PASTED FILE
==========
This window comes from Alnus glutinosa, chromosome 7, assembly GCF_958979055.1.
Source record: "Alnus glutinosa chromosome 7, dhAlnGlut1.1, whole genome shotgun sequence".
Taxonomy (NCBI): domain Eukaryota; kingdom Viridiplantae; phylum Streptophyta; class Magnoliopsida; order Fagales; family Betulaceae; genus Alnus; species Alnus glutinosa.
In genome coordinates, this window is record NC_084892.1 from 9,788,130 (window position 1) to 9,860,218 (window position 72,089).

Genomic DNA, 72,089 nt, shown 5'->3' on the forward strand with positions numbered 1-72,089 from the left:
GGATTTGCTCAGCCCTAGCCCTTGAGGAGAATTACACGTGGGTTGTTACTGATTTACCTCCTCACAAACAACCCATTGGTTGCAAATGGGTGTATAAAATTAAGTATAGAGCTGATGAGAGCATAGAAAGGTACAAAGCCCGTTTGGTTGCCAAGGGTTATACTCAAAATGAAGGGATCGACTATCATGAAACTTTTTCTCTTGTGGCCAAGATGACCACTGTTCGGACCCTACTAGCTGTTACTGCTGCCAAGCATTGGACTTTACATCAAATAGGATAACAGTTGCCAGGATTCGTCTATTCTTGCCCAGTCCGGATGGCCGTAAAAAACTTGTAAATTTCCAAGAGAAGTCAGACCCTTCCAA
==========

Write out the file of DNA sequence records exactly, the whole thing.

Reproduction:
This window comes from Alnus glutinosa, chromosome 7, assembly GCF_958979055.1.
Source record: "Alnus glutinosa chromosome 7, dhAlnGlut1.1, whole genome shotgun sequence".
Taxonomy (NCBI): domain Eukaryota; kingdom Viridiplantae; phylum Streptophyta; class Magnoliopsida; order Fagales; family Betulaceae; genus Alnus; species Alnus glutinosa.
In genome coordinates, this window is record NC_084892.1 from 9,788,130 (window position 1) to 9,860,218 (window position 72,089).

Genomic DNA, 72,089 nt, shown 5'->3' on the forward strand with positions numbered 1-72,089 from the left:
GGATTTGCTCAGCCCTAGCCCTTGAGGAGAATTACACGTGGGTTGTTACTGATTTACCTCCTCACAAACAACCCATTGGTTGCAAATGGGTGTATAAAATTAAGTATAGAGCTGATGAGAGCATAGAAAGGTACAAAGCCCGTTTGGTTGCCAAGGGTTATACTCAAAATGAAGGGATCGACTATCATGAAACTTTTTCTCTTGTGGCCAAGATGACCACTGTTCGGACCCTACTAGCTGTTACTGCTGCCAAGCATTGGACTTTACATCAAATAGGATAACAGTTGCCAGGATTCGTCTATTCTTGCCCAGTCCGGATGGCCGTAAAAAACTTGTAAATTTCCAAGAGAAGTCAGACCCTTCCAA